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Project Sunrise – Qantas reveals what it won’t be spending money on

Project Sunrise – Qantas reveals what it won’t be spending money on

Qantas today has issued a press release detailing ‘what passengers want‘ on the planned ultra-long non-stop flights between the east-coasts of Australia and the USA, and Australia and Europe when flights launch in 2022.

They have expressed their feelings in a series of passenger surveys and focus group discussions. If you want to know what people ‘said’ – you can read the release.

If you want to know what I think Qantas will actually do and actually NOT do, then read on.

Airbus Cargo hold renders: Meeting and Bar options.

Qantas won’t add any weight

These Journeys will be a stretch for whichever aircraft Qantas chooses out of Boeings 777 range, and AirBus’s A350 family.

They are already running back from the specification that the aircraft for these ultra long-distance routes needed to be able to take a full passenger load. And they have previously canvassed the installation of sleeping births in the cargo hold, with Airbus even preparing some renderings in mid 2018.

Airbus Cargo Hold Renders: Family Play area and Medical unit

These won’t happen, because why would you add unnecessary weight when you are already dropping passenger numbers to accommodate fuel to accomplish these ultra long distances? These facilities will only be added if they can generate additional income, either as an add on to current fares, or as a ‘new class’ of ‘seat’.

Sleeper birth supplement

I can only see this happening if you could buy an economy or premium economy seat, and add a cargo bay Sleeper Birth to the fare. (‘Open the Cargo Bay HAL‘).

That would be a delicate balance of pricing – because the total of an Economy fare plus cargo bay Sleeper Birth, would need to be cheaper than a Premium Economy seat (or would it?) and a Premium Economy plus cargo bay Sleeper Birth would need to be less than the cost of a Business fare.

Qantas won’t spend much money

“Our job now is to determine where the most demand is and create this cabin in a way that makes it both affordable for customers and commercially viable for the airline. Everything is on the table and we are excited about what innovations may come from this research.”

Although the Perth to London route is reportedly popular, long haul routes, in general, are precarious for profits by their very nature. They require a very delicate balance of capacity, pricing, seat mix and scheduling to work. Just ask Singapore Airlines about that. They are already having difficulty selling premium economy on their all premium flights on the direct Singapore to New York route.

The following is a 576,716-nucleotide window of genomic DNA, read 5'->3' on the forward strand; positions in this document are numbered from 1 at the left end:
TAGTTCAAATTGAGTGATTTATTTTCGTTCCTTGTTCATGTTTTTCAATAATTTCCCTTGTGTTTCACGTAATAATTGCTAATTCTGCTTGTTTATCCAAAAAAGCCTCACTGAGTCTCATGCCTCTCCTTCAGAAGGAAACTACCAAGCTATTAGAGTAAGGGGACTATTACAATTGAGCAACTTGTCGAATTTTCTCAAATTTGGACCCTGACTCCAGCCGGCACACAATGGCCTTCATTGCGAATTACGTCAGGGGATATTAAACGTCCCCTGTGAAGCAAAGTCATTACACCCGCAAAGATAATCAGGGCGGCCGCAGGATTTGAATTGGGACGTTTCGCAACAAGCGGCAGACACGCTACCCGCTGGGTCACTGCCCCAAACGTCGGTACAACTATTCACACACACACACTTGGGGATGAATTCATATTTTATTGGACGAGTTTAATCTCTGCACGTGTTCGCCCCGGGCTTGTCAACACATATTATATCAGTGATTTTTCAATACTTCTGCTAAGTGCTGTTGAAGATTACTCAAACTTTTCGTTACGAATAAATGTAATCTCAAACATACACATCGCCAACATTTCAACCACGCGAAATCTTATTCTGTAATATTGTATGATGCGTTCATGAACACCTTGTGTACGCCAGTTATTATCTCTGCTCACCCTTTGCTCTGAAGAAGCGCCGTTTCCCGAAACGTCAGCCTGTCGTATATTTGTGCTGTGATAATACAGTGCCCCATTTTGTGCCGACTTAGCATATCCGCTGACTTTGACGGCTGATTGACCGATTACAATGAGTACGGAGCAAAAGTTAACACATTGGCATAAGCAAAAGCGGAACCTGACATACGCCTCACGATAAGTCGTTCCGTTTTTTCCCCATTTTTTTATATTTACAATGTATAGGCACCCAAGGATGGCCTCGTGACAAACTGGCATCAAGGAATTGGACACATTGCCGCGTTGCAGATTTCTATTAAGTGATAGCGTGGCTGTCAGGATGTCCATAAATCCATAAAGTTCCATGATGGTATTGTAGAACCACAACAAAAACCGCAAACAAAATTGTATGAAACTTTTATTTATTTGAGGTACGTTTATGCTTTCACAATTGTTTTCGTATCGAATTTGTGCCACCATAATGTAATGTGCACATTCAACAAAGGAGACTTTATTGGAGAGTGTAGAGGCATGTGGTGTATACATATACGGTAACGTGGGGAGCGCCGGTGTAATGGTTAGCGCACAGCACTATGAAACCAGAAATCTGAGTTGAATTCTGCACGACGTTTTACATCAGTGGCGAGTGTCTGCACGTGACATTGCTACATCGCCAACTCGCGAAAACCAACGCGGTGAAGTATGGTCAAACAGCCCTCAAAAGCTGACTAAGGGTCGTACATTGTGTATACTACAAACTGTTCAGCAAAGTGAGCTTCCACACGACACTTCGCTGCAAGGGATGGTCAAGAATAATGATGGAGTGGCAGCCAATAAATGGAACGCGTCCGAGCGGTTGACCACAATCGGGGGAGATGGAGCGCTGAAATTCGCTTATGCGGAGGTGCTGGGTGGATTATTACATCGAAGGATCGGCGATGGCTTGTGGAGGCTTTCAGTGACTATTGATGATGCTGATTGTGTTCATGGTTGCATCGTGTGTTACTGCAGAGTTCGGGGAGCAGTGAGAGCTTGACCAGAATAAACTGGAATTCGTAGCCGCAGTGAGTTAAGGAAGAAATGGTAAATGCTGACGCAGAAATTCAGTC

On ultra long-haul, if you don’t sell a seat, then its empty for the whole flight. It’s not like short-haul, where a seat might be empty for this leg, but sold for the next sector.

With suggestions like this:

Health and wellness are the top trends coming through all research, with a strong focus on mindfulness and “separation of experience” at different stages of a long-haul flight.

NEW QANTAS RESEARCH REVEALS WHAT CUSTOMERS REALLY WANT ON ULTRA LONG-HAUL FLIGHTS
SYDNEY | PUBLISHED ON 28TH JANUARY 2019 AT 6:03

. . . you can see that Qantas won’t be spending any money on any weighty ‘separation of experience‘.

It’s good that a ‘mindfulness’ channel on the AV system won’t add any weight to the plane, not like showers, or bigger seats, or actual gyms, or a bar, or bunks, or a medical centre, or a kids playroom in the cargo hold.

Captain Cook lounge in the bump of the first Qantas 747 Jumbos.

They might try something

Like the Captain Cook lounge in the original Qantas 747, they might try something for a while, but it will disappear once they work out how to make more revenue – without increasing cost or weight or both.

They will probably just fiddle at the edges, like they have done on the Perth to London route, with smaller meals being able to be sold as ‘healthy’ options, as well as being lighter in weight, and therefore costing Qantas less to transport on these ultra long-haul flights.

My Take: Window Dressing

So – what do I think about all this? I think it’s a bit of window dressing.

In reality, I suspect the research is more about working out what the correct mix of cabin categories will be, and whether sticking a cafe/bar in the cargo hold will work. A yoga/stretching space might work too – it won’t add any extra weight if you leave out the exercise bikes, and it can be slipped into the belly of the beast, where due to weight restrictions they couldn’t carry cargo anyway.

Anyone have some insider knowledge, or been part of a survey or focus group?

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